By Kurt R. Karst –
The Alliance for Safe Biologic Medicines (“ASBM”), a self-described “organization composed of diverse healthcare groups and individuals from patients to physicians, innovative medical biotechnology companies, and others who are working together to ensure patient safety is at the forefront of the biosimilars policy discussion,” urges FDA in a new paper to adopt unique non-proprietary names for all biological products licensed under the Public Health Service Act (“PHS Act”), and in particular biosimilar versions of reference products (even those that are interchangeable). The paper, titled “It’s All About the Name: What is the Imperative of Adopting Unique Names For Biologic and Biosimilar Therapeutics?,” appeared in the latest edition of the Food and Drug Law Institute’s “Food and Drug Policy Forum,” and is the latest effort by ASBM and its members to advocate for unique biosimilar naming. Over the past few months, ASBM and several member organizations have sent letters to FDA (see here) saying that it is essential that each biosimilar licensed under PHS Act § 351(k) have a unique name in order for patients and physicians to easily distinguish between medicines and to track and trace adverse events for such products.
The “naming issue” has been around since well before the May 23, 2010 enactment of the Biologics Price Competition and Innovation Act of 2009 (“BPCIA”), which created the biosimilars pathway in the U.S. For example, in an October 2006 Policy Position on Naming of Biotechnology-Derived Therapeutic Proteins submitted to the World Health Organization (“WHO”), several organizations, including PhRMA and BIO, recommended the assignment of distinct International Nonproprietary Names (“INNs”) to each biotechnology-derived therapeutic protein produced by different manufacturers in order to “accommodate the acknowledged complexity of protein medicinal products and best meet the WHO Objectives for INNs to facilitate safe prescription and dispensing of medicines and preserve patient safety.” (An INN is the official generic name assigned to a pharmaceutical’s active ingredient by the WHO and applies to each product globally.) Just a month before, FDA had commented (see here, page 9) to the WHO that “INNs for biologicals should not be used to imply product interchangeability in the absence of credible scientific evidence. Likewise, however, INNs should not be used to differentiate biological products with the same active ingredient(s) when credible scientific data demonstrate that no pharmacologically relevant differences exist.”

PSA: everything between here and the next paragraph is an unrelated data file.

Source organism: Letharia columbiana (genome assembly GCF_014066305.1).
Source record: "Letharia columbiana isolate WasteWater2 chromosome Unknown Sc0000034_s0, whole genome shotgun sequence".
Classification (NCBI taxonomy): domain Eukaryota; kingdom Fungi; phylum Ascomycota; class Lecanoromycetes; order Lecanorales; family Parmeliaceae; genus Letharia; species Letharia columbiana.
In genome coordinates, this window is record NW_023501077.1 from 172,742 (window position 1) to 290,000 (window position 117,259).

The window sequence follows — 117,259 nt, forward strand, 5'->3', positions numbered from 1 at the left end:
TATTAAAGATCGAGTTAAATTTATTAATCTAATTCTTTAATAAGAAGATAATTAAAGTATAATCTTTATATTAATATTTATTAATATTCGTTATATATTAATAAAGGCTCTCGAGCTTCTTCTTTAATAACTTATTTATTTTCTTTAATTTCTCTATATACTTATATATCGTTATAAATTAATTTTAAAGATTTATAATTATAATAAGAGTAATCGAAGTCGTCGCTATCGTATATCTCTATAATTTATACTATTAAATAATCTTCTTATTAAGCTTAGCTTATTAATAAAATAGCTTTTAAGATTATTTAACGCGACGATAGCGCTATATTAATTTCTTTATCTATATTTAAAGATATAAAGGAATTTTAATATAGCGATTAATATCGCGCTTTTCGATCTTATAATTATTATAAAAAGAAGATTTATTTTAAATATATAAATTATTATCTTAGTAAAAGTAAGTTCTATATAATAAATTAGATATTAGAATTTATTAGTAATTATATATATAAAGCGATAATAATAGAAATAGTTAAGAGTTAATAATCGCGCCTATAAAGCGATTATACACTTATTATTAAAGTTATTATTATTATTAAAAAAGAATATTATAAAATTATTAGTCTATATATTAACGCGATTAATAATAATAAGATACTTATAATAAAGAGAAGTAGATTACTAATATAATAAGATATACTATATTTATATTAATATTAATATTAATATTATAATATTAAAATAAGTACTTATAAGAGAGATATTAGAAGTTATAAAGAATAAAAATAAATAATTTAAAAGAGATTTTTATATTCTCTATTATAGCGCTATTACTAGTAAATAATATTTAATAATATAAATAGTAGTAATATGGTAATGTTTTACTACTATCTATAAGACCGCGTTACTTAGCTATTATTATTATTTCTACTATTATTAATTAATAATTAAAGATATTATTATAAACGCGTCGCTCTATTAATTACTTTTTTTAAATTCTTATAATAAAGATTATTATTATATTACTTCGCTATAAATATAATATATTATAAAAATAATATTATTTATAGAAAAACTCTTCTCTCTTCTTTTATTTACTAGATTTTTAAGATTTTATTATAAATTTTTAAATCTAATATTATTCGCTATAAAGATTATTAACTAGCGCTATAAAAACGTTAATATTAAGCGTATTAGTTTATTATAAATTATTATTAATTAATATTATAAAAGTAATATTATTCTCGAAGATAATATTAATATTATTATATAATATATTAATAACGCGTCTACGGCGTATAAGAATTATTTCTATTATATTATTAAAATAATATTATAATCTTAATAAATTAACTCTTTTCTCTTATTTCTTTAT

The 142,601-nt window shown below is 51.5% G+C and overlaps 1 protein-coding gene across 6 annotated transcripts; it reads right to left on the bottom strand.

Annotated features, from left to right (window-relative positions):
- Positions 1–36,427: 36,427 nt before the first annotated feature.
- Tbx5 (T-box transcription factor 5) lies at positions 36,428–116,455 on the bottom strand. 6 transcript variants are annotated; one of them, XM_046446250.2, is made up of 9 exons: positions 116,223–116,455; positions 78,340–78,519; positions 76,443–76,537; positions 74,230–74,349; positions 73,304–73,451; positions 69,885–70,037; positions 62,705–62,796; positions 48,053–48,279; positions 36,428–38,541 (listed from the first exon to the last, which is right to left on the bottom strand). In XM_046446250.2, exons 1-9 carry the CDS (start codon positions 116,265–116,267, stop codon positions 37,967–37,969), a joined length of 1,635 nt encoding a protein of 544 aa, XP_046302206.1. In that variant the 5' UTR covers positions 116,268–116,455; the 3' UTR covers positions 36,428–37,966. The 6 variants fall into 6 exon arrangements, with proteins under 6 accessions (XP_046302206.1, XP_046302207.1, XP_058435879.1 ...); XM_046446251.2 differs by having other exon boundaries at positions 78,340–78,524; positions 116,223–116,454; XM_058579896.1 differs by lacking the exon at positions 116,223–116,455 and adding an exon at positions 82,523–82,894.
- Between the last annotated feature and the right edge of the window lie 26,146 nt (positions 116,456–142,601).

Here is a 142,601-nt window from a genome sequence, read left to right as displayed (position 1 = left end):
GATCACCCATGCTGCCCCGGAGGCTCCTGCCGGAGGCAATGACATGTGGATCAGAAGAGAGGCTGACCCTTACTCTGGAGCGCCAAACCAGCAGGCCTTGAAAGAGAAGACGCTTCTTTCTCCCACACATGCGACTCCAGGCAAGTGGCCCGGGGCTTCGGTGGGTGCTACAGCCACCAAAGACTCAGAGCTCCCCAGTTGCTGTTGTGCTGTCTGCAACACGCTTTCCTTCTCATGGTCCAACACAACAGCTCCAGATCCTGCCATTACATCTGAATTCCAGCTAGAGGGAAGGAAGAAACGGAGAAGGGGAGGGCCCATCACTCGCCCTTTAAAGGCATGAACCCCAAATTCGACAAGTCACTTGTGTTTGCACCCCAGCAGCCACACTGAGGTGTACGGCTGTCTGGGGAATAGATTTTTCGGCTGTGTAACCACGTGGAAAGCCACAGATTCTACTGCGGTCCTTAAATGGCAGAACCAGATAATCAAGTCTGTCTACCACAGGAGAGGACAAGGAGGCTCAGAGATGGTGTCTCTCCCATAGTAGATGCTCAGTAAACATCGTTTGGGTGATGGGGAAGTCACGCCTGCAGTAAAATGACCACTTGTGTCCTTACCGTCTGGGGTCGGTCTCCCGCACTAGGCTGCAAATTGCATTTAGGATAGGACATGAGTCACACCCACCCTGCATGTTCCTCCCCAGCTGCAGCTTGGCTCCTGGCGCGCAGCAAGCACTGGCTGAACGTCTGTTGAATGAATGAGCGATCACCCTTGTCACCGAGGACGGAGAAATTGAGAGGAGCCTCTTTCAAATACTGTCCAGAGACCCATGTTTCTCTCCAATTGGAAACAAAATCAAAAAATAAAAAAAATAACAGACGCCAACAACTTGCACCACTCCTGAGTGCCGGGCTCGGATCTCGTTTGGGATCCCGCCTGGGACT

The BPCIA, as enacted, does not specifically address biosimilar product naming. Although previous biosimilar legislation did address the issue, such as Representative Henry Waxman’s (D-CA) Access to Life-Saving Medicine Act (H.R. 1038) and Senator Judd Gregg’s (R-NH) Affordable Biologics for Consumers Act (S. 1505) (both from 2007), it was ultimately decided that naming provisions should not be included in the final biosimilars bill. Given that “hole,” and an intensifying interest in a U.S. biosimilars market, the “naming issue” has taken on a life of its own. Indeed, it was a much discussed issue at FDA’s November 2010 public hearing on the Agency’s implementation of the BPCIA.
ASBM makes the point in its FDLI Policy Forum paper that:
The need for clear, defined naming considerations and a system to implement an effective tracking and tracing of all biologics – not just biosimilars – stems from the potential of these products to be unexpectedly altered by the manufacturing process, handling, etc., in a manner that could cause unintended harm to patients. Whether the products that FDA approves will have the same name or a different name than the originator biologic will determine how well products can be traced back to a patient who has an adverse reaction.
With this backdrop, ASBM outlines what it says are key components that FDA must address in the biologics naming space, and makes four recommendations:
1. All biologics should receive distinct non-proprietary names;
2. The United States Pharmacopeia should work with FDA to adapt the product monograph system to accommodate the unique attributes of structurally-related, but distinct, biologic medicines;
3. The non-proprietary name of a reference product and product/s biosimilar to it should have a common, shared root but have distinct and differentiating suffixes; and
4. Products designated interchangeable should have a distinct name from the reference product for which they are considered interchangeable to facilitate accurate attribution of adverse events.
On the other side of the fence, the Generic Pharmaceutical Association (“GPhA”) has taken the position that “[c]onsistency, patient safety and sound scientific principles necessitate biosimilars having the same INN as their specific reference product,” and that “[t]here is no evidence that a unique INN will improve the effectiveness of pharmacoviligance.” Moreover, says GPhA, the BPCIA does not require different names for biosimilars and their reference product counterparts, and requiring different names for interchangeable products effectively make such a determination meaningless.